Your customers have become accustomed to receiving instant online gratification, so when they open up your snazzy video email and it starts re-buffering, more than 4 out of 5 of them check out before the stream starts up again. However, from the dawn of the internet age (the prehistoric 9600 baud CompuServe to be exact) comes a remarkably suitable ol’ skool solution: Animated GIFs.

Don’t Let Megabytes Byte You

Many broadband connections slow down drastically at various times of the day and online traffic jams can happen anywhere and anytime. The unpredictability of your email’s video stream doesn’t just impact the viewer. If half a million people all open your video email in the same hour, you’ve effectively run a DOS attack on your own servers.

Video Killed The Email-o Star

Motion sells, and email marketers are not about to go back to the Still Age. Yet there is a way out of video bandwidth torment without resorting to static images… and it is the Animated GIF. What individual GIFs can do that other image formats like JPGs can’t is to be loaded like a “movie projector” sequence in a browser or viewer, and in much smaller file sizes than most Flash or video. Animated GIFs is not a replacement for 30 frame per second video, but if you try to match your message to the medium you can derive some truly impressive results.

What Animated GIFs Can Do

  • Simple 2-D animations are best: a motion manga looks great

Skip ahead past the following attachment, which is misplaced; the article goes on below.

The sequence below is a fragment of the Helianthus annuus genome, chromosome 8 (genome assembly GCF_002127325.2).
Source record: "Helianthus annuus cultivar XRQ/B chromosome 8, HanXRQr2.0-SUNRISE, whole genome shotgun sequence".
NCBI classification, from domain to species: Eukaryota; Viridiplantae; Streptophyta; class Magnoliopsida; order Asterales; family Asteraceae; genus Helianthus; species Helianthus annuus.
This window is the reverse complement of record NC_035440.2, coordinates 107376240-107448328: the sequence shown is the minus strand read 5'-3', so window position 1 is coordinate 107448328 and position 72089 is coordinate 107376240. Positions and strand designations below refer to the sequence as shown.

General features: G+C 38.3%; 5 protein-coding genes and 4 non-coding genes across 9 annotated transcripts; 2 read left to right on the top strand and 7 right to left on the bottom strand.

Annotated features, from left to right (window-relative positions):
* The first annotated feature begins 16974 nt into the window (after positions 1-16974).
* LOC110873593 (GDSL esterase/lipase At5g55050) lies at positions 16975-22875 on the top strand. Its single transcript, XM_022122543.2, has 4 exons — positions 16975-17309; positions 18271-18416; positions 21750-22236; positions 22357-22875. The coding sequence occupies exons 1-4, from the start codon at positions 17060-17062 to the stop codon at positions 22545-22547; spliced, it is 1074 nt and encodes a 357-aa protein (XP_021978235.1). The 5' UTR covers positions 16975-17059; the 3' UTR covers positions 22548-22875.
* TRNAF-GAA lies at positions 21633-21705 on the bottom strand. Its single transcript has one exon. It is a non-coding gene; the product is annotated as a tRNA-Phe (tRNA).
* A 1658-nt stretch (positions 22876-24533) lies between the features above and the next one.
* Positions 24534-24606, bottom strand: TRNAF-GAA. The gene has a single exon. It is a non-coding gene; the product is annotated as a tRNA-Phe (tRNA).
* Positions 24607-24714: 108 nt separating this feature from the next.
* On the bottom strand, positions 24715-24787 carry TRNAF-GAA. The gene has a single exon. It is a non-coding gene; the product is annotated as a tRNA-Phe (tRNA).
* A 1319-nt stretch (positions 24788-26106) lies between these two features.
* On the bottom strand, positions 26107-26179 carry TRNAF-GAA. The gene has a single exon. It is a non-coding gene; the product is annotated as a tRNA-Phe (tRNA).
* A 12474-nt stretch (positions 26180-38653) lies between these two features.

• Loop infinitely until the user clicks them off.
  • Save you a ton of bandwidth: A properly optimized Animated GIF can be one tenth the file size of similar video.
  • Never buffer or stall.
  • Cost you a lot less to produce than sending a per diem video crew to the top of Mount Fuji.
  • Embed anywhere without a border or player.

What Animated GIFs Can’t Do

  • Play 3-D and live action.
  • Provide truly smooth motion, fades, and morphs: You have to increase the frames per second rate to where the file size grows unacceptably.
  • Be resized.
  • It can only play once or loop: it does not provide any user controls.
  • Animated GIF Tips
  • Make sure the first and last frames contain the gist of your message. Although most browsers and email clients have no trouble with the format, a few will show only the start or end frame.
  • Keep the animation at under 10 frames per second. You might think “flip cards” but if you structure the motion properly, that speed does not seem jerky at all.
  • Keep it sparse. Animated GIFs don’t share video’s compression algorithms, so the less actual picture information you have on each image, the smaller the file size will be.
  • Avoid backgrounds. Keeping an Animated GIF with a white background atop a white background is best. The motion will seem to come right off the page, and you’ll save oodles of bandwidth.

Dealing With Art Dept. Shock

Your designer or agency might think you’ve lost your marbles when you ask them for an Animated GIF, but remind them that the mighty Adobe Photoshop CS4 has a new and very powerful Animated GIF capability which is turning on a whole new generation of web artists.

There is no need to frustrate your customers or blow up your servers in order to provide motion in your email. Experiment with Animated GIFs and you may find that it’s the compromise solution you’ve been looking for.